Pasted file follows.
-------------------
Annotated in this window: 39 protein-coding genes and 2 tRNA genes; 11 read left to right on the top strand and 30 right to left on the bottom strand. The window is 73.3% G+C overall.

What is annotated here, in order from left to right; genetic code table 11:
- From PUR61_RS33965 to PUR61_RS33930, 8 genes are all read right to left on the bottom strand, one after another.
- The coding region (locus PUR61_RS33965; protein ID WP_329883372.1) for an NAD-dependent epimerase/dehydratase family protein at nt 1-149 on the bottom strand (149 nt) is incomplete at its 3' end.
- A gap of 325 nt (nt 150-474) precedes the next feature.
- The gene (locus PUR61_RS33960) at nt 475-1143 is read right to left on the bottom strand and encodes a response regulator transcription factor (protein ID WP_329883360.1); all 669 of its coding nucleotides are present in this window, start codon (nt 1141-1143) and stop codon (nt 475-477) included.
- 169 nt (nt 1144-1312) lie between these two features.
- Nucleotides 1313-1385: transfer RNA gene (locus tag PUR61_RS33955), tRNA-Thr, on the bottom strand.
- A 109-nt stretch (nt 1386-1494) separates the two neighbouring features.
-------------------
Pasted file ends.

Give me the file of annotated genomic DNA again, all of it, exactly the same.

Annotated in this window: 39 protein-coding genes and 2 tRNA genes; 11 read left to right on the top strand and 30 right to left on the bottom strand. The window is 73.3% G+C overall.

What is annotated here, in order from left to right; genetic code table 11:
- From PUR61_RS33965 to PUR61_RS33930, 8 genes are all read right to left on the bottom strand, one after another.
- The coding region (locus PUR61_RS33965; protein ID WP_329883372.1) for an NAD-dependent epimerase/dehydratase family protein at nt 1-149 on the bottom strand (149 nt) is incomplete at its 3' end.
- A gap of 325 nt (nt 150-474) precedes the next feature.
- The gene (locus PUR61_RS33960) at nt 475-1143 is read right to left on the bottom strand and encodes a response regulator transcription factor (protein ID WP_329883360.1); all 669 of its coding nucleotides are present in this window, start codon (nt 1141-1143) and stop codon (nt 475-477) included.
- 169 nt (nt 1144-1312) lie between these two features.
- Nucleotides 1313-1385: transfer RNA gene (locus tag PUR61_RS33955), tRNA-Thr, on the bottom strand.
- A 109-nt stretch (nt 1386-1494) separates the two neighbouring features.